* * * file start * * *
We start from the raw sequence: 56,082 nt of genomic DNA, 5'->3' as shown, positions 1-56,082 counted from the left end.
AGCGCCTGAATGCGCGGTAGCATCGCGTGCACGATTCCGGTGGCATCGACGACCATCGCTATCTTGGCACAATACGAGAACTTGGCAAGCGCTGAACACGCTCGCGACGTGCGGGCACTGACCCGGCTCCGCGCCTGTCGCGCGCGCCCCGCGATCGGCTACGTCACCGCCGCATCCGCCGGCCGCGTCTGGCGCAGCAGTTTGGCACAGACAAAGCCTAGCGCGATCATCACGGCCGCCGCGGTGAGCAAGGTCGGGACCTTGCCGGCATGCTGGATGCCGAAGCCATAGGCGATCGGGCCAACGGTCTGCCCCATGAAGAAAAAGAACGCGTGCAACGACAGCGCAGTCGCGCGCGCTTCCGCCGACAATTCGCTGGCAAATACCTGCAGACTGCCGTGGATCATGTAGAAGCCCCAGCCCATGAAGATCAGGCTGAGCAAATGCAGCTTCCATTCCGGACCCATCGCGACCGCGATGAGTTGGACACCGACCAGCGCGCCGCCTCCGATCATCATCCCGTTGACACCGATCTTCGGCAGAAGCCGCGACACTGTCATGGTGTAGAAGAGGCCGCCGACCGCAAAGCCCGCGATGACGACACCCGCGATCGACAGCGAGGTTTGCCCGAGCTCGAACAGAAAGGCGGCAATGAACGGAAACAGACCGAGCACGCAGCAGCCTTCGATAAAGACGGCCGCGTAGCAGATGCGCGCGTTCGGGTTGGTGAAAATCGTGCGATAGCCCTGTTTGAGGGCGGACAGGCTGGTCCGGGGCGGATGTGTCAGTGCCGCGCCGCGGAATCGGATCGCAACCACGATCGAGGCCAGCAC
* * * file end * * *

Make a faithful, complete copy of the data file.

We start from the raw sequence: 56,082 nt of genomic DNA, 5'->3' as shown, positions 1-56,082 counted from the left end.
AGCGCCTGAATGCGCGGTAGCATCGCGTGCACGATTCCGGTGGCATCGACGACCATCGCTATCTTGGCACAATACGAGAACTTGGCAAGCGCTGAACACGCTCGCGACGTGCGGGCACTGACCCGGCTCCGCGCCTGTCGCGCGCGCCCCGCGATCGGCTACGTCACCGCCGCATCCGCCGGCCGCGTCTGGCGCAGCAGTTTGGCACAGACAAAGCCTAGCGCGATCATCACGGCCGCCGCGGTGAGCAAGGTCGGGACCTTGCCGGCATGCTGGATGCCGAAGCCATAGGCGATCGGGCCAACGGTCTGCCCCATGAAGAAAAAGAACGCGTGCAACGACAGCGCAGTCGCGCGCGCTTCCGCCGACAATTCGCTGGCAAATACCTGCAGACTGCCGTGGATCATGTAGAAGCCCCAGCCCATGAAGATCAGGCTGAGCAAATGCAGCTTCCATTCCGGACCCATCGCGACCGCGATGAGTTGGACACCGACCAGCGCGCCGCCTCCGATCATCATCCCGTTGACACCGATCTTCGGCAGAAGCCGCGACACTGTCATGGTGTAGAAGAGGCCGCCGACCGCAAAGCCCGCGATGACGACACCCGCGATCGACAGCGAGGTTTGCCCGAGCTCGAACAGAAAGGCGGCAATGAACGGAAACAGACCGAGCACGCAGCAGCCTTCGATAAAGACGGCCGCGTAGCAGATGCGCGCGTTCGGGTTGGTGAAAATCGTGCGATAGCCCTGTTTGAGGGCGGACAGGCTGGTCCGGGGCGGATGTGTCAGTGCCGCGCCGCGGAATCGGATCGCAACCACGATCGAGGCCAGCAC